We’ve been eating lots of sandwiches of late. When I can, they involve homemade sourdough, and we toast them up in a frying pan with a splash of olive oil to make them extra delicious. But still, it equals bread for lunch, and I don’t think it’s clever if we’ve also had bread for breakfast.
We eat so much wheat in the western world that with toast or maybe packaged cereal like Wheat Bix for breakfast, followed by a sandwich for lunch, followed by pasta or perhaps couscous for dinner, it’s so easy to bank up three meals of wheat in one day, plus snacks. That doesn’t seem healthy to me. What if one day someone in my family develops gluten intolerance? The bread, cake and pasta we would no longer be able to eat when we felt like it would be tragic. (A part of me thinks that by varying our grains we will be less likely to go down that path – but it’s just a personal inkling, not science.)
Nori rolls are Japan’s answer to a sandwich. And in terms of making something from scratch, I’d have to say they’re very easy. Cooking rice is a cinch compared to kneading and baking a loaf of bread – although buying a loaf of bread from a bakery is easiest of all, of course.
Sandwiches and nori rolls can share many of the same ingredients – tuna, salmon, chicken, egg, cucumber, lettuce, avocado, mayonnaise. This last one is interesting. To me mayonnaise has always seemed an odd fit with sushi – a bit vulgar, even sickly, with the clean and pure flavours of Japanese food. Though now I’ve had quite a bit of it in takeaway nori rolls, it’s grown on me. The creaminess goes well with salty soy sauce. But I can’t bring myself to buy Japanese mayonnaise in a funny squeezey bottle with that strange baby on the front (the Kewpie brand). I have read that mayonnaise arrived in Japan in the last century but grew quickly into a much-loved condiment, albeit one that people don’t usually make at home but buy ready-made. Japanese mayonnaise is made with oil such as soybean oil and with rice or cider vinegar, but generally also contains MSG. Instead I prefer to make my own, and on this day I already had some on hand from a previous occasion. It was whisked up with an egg yolk, light olive oil and lemon juice – not so Japanese, but it did the job.
With all the other ingredients on hand, I just needed to cook the rice. I decided to give brown rice a go, to add some extra nutrition. (Making sushi with brown rice would be lunacy in Japan, but when you’re already bending tradition, why worry about adding something else to the list?)
The true Japanese style is to fan the cooked and seasoned rice to room temperature to ensure it doesn’t sweat and gloop. But as time for fanning isn’t factored into my day, I tipped the cooked rice into a bowl and folded in the seasoned rice vinegar with as light a hand as possible, then left it to cool on its own. It didn’t seem too wet or sticky.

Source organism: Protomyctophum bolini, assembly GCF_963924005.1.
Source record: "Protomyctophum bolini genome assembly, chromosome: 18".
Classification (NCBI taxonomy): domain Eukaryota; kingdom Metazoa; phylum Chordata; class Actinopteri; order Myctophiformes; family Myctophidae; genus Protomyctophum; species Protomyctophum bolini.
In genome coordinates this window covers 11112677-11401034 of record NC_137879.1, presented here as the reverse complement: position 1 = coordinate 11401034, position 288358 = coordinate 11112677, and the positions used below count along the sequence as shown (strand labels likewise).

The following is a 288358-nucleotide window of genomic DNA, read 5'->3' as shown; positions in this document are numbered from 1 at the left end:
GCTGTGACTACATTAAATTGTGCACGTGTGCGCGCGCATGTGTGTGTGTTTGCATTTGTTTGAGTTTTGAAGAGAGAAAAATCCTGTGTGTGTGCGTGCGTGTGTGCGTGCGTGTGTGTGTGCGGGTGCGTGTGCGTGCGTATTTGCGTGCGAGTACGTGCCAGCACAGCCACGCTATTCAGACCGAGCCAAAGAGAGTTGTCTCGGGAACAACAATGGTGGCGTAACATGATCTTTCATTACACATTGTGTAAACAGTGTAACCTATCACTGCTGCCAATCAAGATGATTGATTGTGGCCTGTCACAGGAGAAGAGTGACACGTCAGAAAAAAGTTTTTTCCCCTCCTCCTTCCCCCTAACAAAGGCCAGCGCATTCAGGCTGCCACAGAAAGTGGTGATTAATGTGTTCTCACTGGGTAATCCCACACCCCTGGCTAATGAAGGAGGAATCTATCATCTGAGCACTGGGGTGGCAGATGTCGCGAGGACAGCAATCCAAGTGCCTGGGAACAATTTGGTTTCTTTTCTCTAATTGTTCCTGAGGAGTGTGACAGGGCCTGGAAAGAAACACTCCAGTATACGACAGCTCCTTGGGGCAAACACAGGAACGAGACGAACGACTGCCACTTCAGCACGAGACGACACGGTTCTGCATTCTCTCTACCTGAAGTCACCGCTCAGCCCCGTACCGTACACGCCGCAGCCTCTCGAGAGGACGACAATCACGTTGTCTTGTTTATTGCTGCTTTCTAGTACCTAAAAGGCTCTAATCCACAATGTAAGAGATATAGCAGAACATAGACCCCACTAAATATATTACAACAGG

The brown rice added a little more bite to the rolls. It was still soft, though, and a great backdrop for the filling, which this time was avocado, tuna, cucumber, lettuce and a thin spreading of my mayonnaise.
With a cup of green tea on the side, our nori rolls were the perfect healthy lunch for a working day. A slice of chocolate cake to follow? Well, when you’ve just had something so delicious yet virtuous, why not!
Brown-rice nori rolls
This quantity can be doubled to serve more people – although it isn’t a good idea to make more rice than you need, as leftover rice is not very nice once it’s come out of the refrigerator.
1 cup short- or medium-grain brown rice
450 ml water
1½ tablespoons rice vinegar
2 teaspoons sugar
¼ teaspoon salt
3–4 nori sheets
fillings of your choice (our all-time favourite combination is homemade mayonnaise, avocado, tuna and cucumber)
wasabi and pickled ginger if desired
Put the rice into a saucepan and fill with water. Swirl it around to rinse the grains, and pick out any bad grains of rice as you see them. Carefully pour off most of the water. Repeat two more times, pouring off all the water you can on the final time. Add the 450 ml of water, cover with a lid and bring to the boil, then reduce the heat to a simmer. Cook for around 25–30 minutes, or until all the water is absorbed. If the rice is still a little too crunchy, add a small splash of extra water and continue cooking until the rice is soft but still with some bite. Turn off the heat and leave for 5 minutes.
While the rice is cooking, combine the vinegar, sugar and salt in a cup.
Tip the hot rice into a large, wide bowl and add the vinegar mixture, scraping out any remaining sugar in the cup. Gently mix together with a wooden spoon. Leave the rice to cool to room temperature covered with a light tea towel for around 30 minutes (or longer if convenient), stirring every so often so it doesn’t clump together.
Lay the nori sheets out on a bench. Use your hands to cover each with a thin, even layer of rice, leaving a few centimetres free at the top and bottom.
Lay your fillings in a line along the centre of the rice. Dip your finger into a bowl or cup of water and run it along the exposed top edge of seaweed. Roll up firmly from the bottom to the top, gently pressing to stick down the wet edge. Slice the rolls with a sharp knife. Serve with soy sauce, wasabi and pickled ginger if desired.